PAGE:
What are the top 3 reports every business owner should review every month?
In my many years of working with business owners, and as a business owner myself, we tend to put a lot of emphasis on entering and recording transactions, or bookkeeping.
We want to keep on top of the day-to-day to tame the paper and transactional clutter, but we don’t put the same level of intensity on analyzing what the recorded transactions mean. Consistent bookkeeping is crucial in providing quality data on which to make financial decisions.
So, what are the top three reports every business owner should review at least every month?
1. Cashflow Analysis
Cash is King.
We strive to have more cash inflows than cash outflows or positive cashflow. This means the amount of cash we pay for expenses should be less than sales cash inflows.
In businesses where sales receipts do not always happen at the time of the sale, or when payments do not happen at the same time of the expense, timing becomes a variable we need to keep in mind.
If your bookkeeper, accountant, or accounting software allows, you can also ask to review aged accounts receivable and aged accounts payable to analyze cashflow timing.
(We go into detail on how to manage cashflows in our WEC Week 1 Financial Fitness Webinar Series and show how to build a cashflow analysis.)
2. Income Statement
An income statement is a very typical report any accounting software, your bookkeeper or accountant can generate very easily after all the bookkeeping has been recorded.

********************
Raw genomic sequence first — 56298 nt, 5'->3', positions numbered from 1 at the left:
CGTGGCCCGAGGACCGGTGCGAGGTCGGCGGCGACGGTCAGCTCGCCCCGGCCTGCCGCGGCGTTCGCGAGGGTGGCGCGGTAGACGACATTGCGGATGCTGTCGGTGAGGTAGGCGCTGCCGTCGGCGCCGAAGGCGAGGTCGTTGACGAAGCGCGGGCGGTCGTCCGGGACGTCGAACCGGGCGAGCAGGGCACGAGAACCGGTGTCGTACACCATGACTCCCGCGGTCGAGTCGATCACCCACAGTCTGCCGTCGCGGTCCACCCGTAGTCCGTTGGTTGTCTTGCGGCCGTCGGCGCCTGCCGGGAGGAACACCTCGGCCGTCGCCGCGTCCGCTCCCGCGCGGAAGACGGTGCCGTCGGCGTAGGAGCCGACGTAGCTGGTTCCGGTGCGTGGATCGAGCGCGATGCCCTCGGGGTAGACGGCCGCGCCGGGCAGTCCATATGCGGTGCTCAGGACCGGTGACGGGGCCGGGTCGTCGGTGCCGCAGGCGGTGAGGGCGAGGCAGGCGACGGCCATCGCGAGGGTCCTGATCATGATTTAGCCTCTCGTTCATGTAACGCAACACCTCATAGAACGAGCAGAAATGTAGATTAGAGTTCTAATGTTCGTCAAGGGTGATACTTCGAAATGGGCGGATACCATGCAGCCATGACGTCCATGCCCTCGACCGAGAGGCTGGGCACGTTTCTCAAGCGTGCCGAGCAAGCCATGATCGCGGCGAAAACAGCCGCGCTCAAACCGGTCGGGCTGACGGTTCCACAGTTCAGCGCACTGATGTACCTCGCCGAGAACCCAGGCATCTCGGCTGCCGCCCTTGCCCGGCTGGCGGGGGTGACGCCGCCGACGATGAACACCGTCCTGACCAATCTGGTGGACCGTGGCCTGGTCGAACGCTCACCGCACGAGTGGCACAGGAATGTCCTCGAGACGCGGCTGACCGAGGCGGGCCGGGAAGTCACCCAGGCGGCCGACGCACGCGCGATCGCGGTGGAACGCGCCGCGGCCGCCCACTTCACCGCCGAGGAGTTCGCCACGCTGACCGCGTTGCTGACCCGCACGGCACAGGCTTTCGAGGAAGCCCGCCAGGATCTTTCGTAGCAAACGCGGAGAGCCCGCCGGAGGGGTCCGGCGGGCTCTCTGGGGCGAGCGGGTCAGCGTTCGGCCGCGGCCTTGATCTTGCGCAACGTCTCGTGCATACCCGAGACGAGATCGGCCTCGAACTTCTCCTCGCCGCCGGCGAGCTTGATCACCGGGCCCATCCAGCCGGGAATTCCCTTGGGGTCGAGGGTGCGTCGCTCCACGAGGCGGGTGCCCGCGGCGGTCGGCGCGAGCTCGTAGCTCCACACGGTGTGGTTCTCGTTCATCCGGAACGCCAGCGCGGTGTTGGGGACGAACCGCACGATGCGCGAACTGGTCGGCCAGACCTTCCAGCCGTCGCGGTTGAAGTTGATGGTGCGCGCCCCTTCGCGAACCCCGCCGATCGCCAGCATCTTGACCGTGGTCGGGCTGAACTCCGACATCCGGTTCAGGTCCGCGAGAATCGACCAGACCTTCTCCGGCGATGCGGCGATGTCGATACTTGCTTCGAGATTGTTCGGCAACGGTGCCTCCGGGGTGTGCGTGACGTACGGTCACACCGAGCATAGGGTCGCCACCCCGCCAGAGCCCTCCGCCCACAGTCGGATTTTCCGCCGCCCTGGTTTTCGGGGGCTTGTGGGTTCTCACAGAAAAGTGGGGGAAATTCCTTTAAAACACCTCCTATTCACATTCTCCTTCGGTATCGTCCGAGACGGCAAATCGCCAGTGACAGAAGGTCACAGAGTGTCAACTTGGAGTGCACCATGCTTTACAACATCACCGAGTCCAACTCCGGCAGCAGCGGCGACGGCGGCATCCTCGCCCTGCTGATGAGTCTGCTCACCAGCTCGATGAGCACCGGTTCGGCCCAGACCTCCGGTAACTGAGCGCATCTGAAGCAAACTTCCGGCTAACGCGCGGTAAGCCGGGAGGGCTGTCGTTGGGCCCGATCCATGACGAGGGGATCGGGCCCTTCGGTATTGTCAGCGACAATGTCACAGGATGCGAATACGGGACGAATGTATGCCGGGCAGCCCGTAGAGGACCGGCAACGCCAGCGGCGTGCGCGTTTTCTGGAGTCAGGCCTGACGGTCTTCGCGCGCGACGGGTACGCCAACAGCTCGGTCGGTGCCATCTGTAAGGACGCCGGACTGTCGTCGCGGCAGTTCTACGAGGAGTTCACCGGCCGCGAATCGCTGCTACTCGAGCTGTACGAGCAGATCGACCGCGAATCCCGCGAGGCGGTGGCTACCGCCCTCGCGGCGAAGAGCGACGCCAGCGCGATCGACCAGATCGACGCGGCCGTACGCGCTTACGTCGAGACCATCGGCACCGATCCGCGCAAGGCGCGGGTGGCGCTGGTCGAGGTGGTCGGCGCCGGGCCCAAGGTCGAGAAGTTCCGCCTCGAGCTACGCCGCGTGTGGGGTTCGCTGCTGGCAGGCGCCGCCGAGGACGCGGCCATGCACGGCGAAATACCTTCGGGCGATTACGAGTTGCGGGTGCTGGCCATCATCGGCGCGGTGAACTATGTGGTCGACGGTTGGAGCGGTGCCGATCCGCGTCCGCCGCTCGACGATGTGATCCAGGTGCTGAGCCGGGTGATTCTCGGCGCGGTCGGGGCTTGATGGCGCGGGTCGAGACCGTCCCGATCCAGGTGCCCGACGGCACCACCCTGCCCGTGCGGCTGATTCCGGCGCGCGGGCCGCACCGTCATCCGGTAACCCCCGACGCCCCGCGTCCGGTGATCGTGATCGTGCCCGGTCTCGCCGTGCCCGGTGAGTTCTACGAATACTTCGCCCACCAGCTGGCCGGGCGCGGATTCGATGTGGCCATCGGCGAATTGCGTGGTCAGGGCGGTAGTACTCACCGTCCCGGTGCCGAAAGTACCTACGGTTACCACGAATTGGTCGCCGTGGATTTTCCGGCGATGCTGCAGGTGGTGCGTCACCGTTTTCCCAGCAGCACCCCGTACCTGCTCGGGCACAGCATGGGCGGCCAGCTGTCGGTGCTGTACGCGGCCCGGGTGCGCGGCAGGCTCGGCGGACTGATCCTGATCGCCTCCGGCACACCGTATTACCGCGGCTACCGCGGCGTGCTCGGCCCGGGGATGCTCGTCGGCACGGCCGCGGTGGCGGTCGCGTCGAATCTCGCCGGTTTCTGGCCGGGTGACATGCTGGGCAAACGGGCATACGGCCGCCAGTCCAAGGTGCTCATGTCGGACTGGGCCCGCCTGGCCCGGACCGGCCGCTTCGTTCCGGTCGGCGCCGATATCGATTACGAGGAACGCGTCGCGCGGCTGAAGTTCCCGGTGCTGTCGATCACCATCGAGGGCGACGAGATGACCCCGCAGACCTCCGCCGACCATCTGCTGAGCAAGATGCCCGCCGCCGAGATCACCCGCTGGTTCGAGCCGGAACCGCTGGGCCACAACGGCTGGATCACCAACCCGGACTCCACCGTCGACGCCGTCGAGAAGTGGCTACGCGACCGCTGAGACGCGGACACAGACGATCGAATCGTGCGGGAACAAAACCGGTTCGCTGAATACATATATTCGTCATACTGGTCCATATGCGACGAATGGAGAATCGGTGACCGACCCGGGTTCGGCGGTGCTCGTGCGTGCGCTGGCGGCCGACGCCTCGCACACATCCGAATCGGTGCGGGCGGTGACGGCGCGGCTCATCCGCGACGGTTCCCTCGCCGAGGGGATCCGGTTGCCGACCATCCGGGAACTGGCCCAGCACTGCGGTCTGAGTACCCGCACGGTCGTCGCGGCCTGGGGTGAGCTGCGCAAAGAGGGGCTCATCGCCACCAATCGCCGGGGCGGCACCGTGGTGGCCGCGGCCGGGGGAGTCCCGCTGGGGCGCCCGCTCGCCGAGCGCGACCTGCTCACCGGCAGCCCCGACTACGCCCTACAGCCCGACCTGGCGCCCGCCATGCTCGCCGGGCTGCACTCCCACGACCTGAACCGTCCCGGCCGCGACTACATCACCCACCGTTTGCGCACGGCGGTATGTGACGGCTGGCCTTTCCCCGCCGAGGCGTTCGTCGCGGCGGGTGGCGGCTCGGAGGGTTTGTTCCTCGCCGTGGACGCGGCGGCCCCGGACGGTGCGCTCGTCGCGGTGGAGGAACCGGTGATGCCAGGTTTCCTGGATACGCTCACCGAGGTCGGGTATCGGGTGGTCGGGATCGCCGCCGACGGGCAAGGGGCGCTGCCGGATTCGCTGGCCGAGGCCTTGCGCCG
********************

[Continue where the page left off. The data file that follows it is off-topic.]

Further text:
The income statement, sometimes called a Profit & Loss statement, can be seen as a report card for the business because it shows the sales and the expenses of the business that happened in a specific period.
The income statement can be done over the same period of times like a cashflow analysis which are typically monthly, quarterly, and annually.
3. Budget vs. Actual
This third report will require you to have a budget to start.
Your business budget can be done on an annual basis and then divided by 12 or 4 to get monthly budgets or a quarterly budget.
The budget is a great way to set expectations about what you expect your business to do from a revenue and expenses perspective or cashflow perspective.
By comparing your budget expectations and the actual results, you can analyze how your business is faring and course correct as required. Many business owners still do this in their heads, on a back of a napkin or in Excel.
With the advancement of accounting software and tools, many accounting programs can report budget vs. actuals quite easily.
Heard of The Pareto principle or 80/20 rule?
Where Finance is concerned, many business owners spend 80% of their time on recording and creating financial transactions and are only left with 20% of time and resources to analyze the implications of the financial data created in the reports above.
Accounting professionals, software and integration applications can help business owners flip the principle, so that 20% of efforts are used to bookkeep and 80% of time and resources can be used to analyze and make financial decisions that can impact your business favourably.